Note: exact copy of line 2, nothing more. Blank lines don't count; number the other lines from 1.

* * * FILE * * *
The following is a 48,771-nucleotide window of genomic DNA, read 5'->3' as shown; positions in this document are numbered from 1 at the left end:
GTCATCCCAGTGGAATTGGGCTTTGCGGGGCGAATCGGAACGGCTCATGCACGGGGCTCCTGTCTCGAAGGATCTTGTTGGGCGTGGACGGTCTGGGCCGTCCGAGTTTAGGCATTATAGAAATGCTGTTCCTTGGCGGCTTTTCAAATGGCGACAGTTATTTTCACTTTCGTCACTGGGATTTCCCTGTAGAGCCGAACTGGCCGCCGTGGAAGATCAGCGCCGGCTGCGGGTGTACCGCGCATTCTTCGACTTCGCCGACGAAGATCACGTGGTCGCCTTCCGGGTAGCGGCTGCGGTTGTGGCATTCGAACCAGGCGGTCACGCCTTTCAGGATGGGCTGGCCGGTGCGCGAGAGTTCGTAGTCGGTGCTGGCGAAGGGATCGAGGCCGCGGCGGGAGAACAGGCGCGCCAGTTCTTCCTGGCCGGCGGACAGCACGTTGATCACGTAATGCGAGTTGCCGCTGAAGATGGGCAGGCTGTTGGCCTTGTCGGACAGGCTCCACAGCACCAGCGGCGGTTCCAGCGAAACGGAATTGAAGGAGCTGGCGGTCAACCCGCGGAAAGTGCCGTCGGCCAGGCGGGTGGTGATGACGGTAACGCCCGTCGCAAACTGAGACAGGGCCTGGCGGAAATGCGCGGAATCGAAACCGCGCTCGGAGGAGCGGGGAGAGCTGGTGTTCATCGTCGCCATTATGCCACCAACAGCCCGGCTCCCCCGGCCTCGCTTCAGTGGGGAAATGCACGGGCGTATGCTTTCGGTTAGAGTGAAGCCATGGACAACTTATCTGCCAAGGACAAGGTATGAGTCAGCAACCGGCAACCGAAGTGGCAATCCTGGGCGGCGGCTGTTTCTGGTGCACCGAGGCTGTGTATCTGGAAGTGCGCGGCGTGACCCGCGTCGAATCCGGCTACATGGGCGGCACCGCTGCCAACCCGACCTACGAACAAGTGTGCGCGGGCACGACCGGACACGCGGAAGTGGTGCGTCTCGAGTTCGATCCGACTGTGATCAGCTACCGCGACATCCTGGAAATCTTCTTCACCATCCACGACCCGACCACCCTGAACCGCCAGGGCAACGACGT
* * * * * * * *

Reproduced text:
GTCATCCCAGTGGAATTGGGCTTTGCGGGGCGAATCGGAACGGCTCATGCACGGGGCTCCTGTCTCGAAGGATCTTGTTGGGCGTGGACGGTCTGGGCCGTCCGAGTTTAGGCATTATAGAAATGCTGTTCCTTGGCGGCTTTTCAAATGGCGACAGTTATTTTCACTTTCGTCACTGGGATTTCCCTGTAGAGCCGAACTGGCCGCCGTGGAAGATCAGCGCCGGCTGCGGGTGTACCGCGCATTCTTCGACTTCGCCGACGAAGATCACGTGGTCGCCTTCCGGGTAGCGGCTGCGGTTGTGGCATTCGAACCAGGCGGTCACGCCTTTCAGGATGGGCTGGCCGGTGCGCGAGAGTTCGTAGTCGGTGCTGGCGAAGGGATCGAGGCCGCGGCGGGAGAACAGGCGCGCCAGTTCTTCCTGGCCGGCGGACAGCACGTTGATCACGTAATGCGAGTTGCCGCTGAAGATGGGCAGGCTGTTGGCCTTGTCGGACAGGCTCCACAGCACCAGCGGCGGTTCCAGCGAAACGGAATTGAAGGAGCTGGCGGTCAACCCGCGGAAAGTGCCGTCGGCCAGGCGGGTGGTGATGACGGTAACGCCCGTCGCAAACTGAGACAGGGCCTGGCGGAAATGCGCGGAATCGAAACCGCGCTCGGAGGAGCGGGGAGAGCTGGTGTTCATCGTCGCCATTATGCCACCAACAGCCCGGCTCCCCCGGCCTCGCTTCAGTGGGGAAATGCACGGGCGTATGCTTTCGGTTAGAGTGAAGCCATGGACAACTTATCTGCCAAGGACAAGGTATGAGTCAGCAACCGGCAACCGAAGTGGCAATCCTGGGCGGCGGCTGTTTCTGGTGCACCGAGGCTGTGTATCTGGAAGTGCGCGGCGTGACCCGCGTCGAATCCGGCTACATGGGCGGCACCGCTGCCAACCCGACCTACGAACAAGTGTGCGCGGGCACGACCGGACACGCGGAAGTGGTGCGTCTCGAGTTCGATCCGACTGTGATCAGCTACCGCGACATCCTGGAAATCTTCTTCACCATCCACGACCCGACCACCCTGAACCGCCAGGGCAACGACGT